PS: the latest rumor from the Ukraine: Zelenskii supporters are saying that Poroshenko is preparing a coup against Zelenskii and that he is preparing a special force of Ukronazi deathsquads to execute that coup. Dunno about a real coup, but they have already blocked the Rada. Never a dull moment indeed… 🙂

لا تغيير في نهج ترامب أميركا أولاً… والانسحاب سيّد الموقف!

سبتمبر 14, 2019

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محمد صادق الحسيني

إنّ أيّ تحليل عميق لنهج الرئيس الأميركي دونالد ترامب، ومنذ أن بدأ حملته الانتخابية التي أوصلته الى البيت الابيض، لا يمكن إلا أن يؤكد عدم ميله ترامب الى إنشاء ادارة أميركية قوية، كتلك الإدارات الأميركية السابقة والمتماسكة والتي كانت تعمل كمحرك، تنسجم جميع مكوناته، في إنجاز عمل متكامل، عبر نسق من الآليات، خدمة لمصلحة الامن القومي الأميركي في العالم، بل إنّ ما يصبو اليه هو تحقيق رؤية ترامب لمصلحة الامن القومي الأميركي والمعروفة للجميع.

إنها باختصار شديد:

1. التركيز على الوضع الداخلي الأميركي، وإعادة إحياء الاقتصاد والبنى التحتية المتهالكة، في الولايات المتحدة.

2. إعادة التركيز على ضرورة العودة الى مبدأ الرأسمالية المنتجة الصناعية والحدّ من تغوُل رأسمالية المضاربات أسواق البورصات التي يسيطر عليها اليهود .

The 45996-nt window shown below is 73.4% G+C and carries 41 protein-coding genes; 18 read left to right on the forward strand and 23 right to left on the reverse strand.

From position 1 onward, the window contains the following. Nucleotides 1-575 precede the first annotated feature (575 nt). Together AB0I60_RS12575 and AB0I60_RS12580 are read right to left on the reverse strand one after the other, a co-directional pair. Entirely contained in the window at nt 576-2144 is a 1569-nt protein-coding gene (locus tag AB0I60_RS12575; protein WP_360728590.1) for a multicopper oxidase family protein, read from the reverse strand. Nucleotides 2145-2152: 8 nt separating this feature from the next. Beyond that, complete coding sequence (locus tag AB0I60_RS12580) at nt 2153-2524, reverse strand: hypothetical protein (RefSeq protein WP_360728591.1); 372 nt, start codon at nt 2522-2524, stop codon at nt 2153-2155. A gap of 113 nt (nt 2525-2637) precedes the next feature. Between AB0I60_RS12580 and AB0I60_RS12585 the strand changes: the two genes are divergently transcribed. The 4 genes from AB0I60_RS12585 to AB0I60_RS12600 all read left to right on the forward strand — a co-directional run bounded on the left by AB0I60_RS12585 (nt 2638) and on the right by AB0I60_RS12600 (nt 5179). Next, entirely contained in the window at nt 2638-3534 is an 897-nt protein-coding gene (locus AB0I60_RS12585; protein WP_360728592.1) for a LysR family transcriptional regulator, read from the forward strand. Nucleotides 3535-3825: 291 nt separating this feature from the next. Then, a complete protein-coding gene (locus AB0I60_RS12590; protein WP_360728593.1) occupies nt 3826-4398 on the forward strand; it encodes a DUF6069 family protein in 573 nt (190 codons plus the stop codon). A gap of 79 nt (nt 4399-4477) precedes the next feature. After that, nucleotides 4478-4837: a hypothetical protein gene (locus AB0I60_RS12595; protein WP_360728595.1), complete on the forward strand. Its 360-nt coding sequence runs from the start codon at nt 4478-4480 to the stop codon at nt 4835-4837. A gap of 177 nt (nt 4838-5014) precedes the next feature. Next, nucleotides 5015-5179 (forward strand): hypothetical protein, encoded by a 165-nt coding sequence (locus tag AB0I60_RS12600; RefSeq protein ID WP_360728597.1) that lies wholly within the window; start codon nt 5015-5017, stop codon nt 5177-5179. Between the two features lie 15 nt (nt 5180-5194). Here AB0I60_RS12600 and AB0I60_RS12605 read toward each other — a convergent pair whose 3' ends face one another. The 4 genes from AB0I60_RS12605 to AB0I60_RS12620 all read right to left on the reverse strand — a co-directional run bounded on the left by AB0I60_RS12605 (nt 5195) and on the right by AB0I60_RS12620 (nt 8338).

3. تخفيض الإنفاق العام للدولة وذلك لتوفير الأموال اللازمة للاستثمارات الضرورية للنهوض بالاقتصاد وخلق فرص عمل جديدة إلى جانب تحسين قدرات الولايات المتحدة التنافسية في الأسواق الدولية، لضمان فرص أفضل لمواجهة الصين على الصعيد الاقتصادي والتجاري، حالياً ومستقبلاً.

من هنا قام الرئيس ترامب بالتخلي عن كلّ من عارض توجهاته الشخصية، لتحقيق رؤية ترامب المشار اليها أعلاه، منذ وصل البيت الأبيض حتى الآن. وكان آخر من طرد من المركب هو مستشار الأمن القومي لترامب، جون بولتون، أحد أكثر المحافظين الجدد تطرفاً والصديق اللصيق لنتنياهو، وداعية الحرب ضدّ إيران وروسيا وكوريا الشمالية وفنزويلا وكلّ من يعارض توجهاته العدوانية الخطيرة، والتي يمثلها تيار بعينه في الولايات المتحدة الأميركية.

انطلاقاً من انّ إدارة ترامب ليست إدارة أميركية كلاسيكية ذات استراتيجية واضحة، وبالتالي تعتمد في تنفيذها على أدوات محدّدة، فإننا نرى انّ الرئيس ترامب قد أعطى كلّ واحد من مراكز القوى في الولايات المتحدة ما يريد تقريباً.

فهو أعطى سماسرة الحروب والدولة العميقة، بما فيها البنتاغون، دعاة الحرب بولتون وبومبيو. كما أعطى اللوبيات اليهودية، في الولايات المتحدة، كلّ ما طلبه نتنياهو، من صفقة القرن الى كلّ الأدوار التفضيلية في كلّ المجالات.